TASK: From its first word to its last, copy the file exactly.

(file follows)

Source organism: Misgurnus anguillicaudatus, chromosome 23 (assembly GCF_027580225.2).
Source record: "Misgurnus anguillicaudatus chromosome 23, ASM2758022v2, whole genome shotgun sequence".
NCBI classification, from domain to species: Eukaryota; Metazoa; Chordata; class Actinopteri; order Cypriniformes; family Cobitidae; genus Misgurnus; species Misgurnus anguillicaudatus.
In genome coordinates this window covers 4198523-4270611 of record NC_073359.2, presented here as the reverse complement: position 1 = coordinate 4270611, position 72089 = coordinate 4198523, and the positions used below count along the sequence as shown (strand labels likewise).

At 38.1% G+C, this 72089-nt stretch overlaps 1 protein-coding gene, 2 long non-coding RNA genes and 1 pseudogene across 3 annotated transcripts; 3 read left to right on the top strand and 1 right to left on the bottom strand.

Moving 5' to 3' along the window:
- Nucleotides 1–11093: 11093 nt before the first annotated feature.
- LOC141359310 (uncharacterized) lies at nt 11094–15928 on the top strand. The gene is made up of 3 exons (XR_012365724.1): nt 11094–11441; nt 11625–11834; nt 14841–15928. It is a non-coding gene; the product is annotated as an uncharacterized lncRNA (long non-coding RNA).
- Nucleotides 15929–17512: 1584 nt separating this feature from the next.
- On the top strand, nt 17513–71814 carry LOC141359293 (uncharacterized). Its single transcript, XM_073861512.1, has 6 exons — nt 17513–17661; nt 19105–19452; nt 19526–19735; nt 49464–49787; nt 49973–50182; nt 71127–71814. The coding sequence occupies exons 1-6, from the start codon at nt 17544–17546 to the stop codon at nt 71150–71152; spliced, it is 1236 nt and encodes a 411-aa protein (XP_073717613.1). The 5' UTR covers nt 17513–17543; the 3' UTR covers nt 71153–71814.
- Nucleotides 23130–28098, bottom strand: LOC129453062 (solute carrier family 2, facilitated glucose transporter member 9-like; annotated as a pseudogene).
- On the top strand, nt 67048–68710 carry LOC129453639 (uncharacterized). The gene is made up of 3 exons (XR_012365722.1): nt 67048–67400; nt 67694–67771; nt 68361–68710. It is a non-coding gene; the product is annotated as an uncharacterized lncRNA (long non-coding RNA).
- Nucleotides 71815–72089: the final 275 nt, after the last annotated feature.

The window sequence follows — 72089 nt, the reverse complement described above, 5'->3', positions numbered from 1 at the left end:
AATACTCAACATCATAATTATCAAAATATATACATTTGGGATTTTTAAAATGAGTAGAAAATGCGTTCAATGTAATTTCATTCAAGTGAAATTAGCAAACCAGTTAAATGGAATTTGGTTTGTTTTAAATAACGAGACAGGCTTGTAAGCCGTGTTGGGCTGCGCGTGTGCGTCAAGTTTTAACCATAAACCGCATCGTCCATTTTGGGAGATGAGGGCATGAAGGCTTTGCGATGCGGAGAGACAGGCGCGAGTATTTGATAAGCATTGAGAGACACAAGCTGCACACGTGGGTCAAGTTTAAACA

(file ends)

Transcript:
Source organism: Misgurnus anguillicaudatus, chromosome 23 (assembly GCF_027580225.2).
Source record: "Misgurnus anguillicaudatus chromosome 23, ASM2758022v2, whole genome shotgun sequence".
NCBI classification, from domain to species: Eukaryota; Metazoa; Chordata; class Actinopteri; order Cypriniformes; family Cobitidae; genus Misgurnus; species Misgurnus anguillicaudatus.
In genome coordinates this window covers 4198523-4270611 of record NC_073359.2, presented here as the reverse complement: position 1 = coordinate 4270611, position 72089 = coordinate 4198523, and the positions used below count along the sequence as shown (strand labels likewise).

At 38.1% G+C, this 72089-nt stretch overlaps 1 protein-coding gene, 2 long non-coding RNA genes and 1 pseudogene across 3 annotated transcripts; 3 read left to right on the top strand and 1 right to left on the bottom strand.

Moving 5' to 3' along the window:
- Nucleotides 1–11093: 11093 nt before the first annotated feature.
- LOC141359310 (uncharacterized) lies at nt 11094–15928 on the top strand. The gene is made up of 3 exons (XR_012365724.1): nt 11094–11441; nt 11625–11834; nt 14841–15928. It is a non-coding gene; the product is annotated as an uncharacterized lncRNA (long non-coding RNA).
- Nucleotides 15929–17512: 1584 nt separating this feature from the next.
- On the top strand, nt 17513–71814 carry LOC141359293 (uncharacterized). Its single transcript, XM_073861512.1, has 6 exons — nt 17513–17661; nt 19105–19452; nt 19526–19735; nt 49464–49787; nt 49973–50182; nt 71127–71814. The coding sequence occupies exons 1-6, from the start codon at nt 17544–17546 to the stop codon at nt 71150–71152; spliced, it is 1236 nt and encodes a 411-aa protein (XP_073717613.1). The 5' UTR covers nt 17513–17543; the 3' UTR covers nt 71153–71814.
- Nucleotides 23130–28098, bottom strand: LOC129453062 (solute carrier family 2, facilitated glucose transporter member 9-like; annotated as a pseudogene).
- On the top strand, nt 67048–68710 carry LOC129453639 (uncharacterized). The gene is made up of 3 exons (XR_012365722.1): nt 67048–67400; nt 67694–67771; nt 68361–68710. It is a non-coding gene; the product is annotated as an uncharacterized lncRNA (long non-coding RNA).
- Nucleotides 71815–72089: the final 275 nt, after the last annotated feature.

The window sequence follows — 72089 nt, the reverse complement described above, 5'->3', positions numbered from 1 at the left end:
AATACTCAACATCATAATTATCAAAATATATACATTTGGGATTTTTAAAATGAGTAGAAAATGCGTTCAATGTAATTTCATTCAAGTGAAATTAGCAAACCAGTTAAATGGAATTTGGTTTGTTTTAAATAACGAGACAGGCTTGTAAGCCGTGTTGGGCTGCGCGTGTGCGTCAAGTTTTAACCATAAACCGCATCGTCCATTTTGGGAGATGAGGGCATGAAGGCTTTGCGATGCGGAGAGACAGGCGCGAGTATTTGATAAGCATTGAGAGACACAAGCTGCACACGTGGGTCAAGTTTAAACA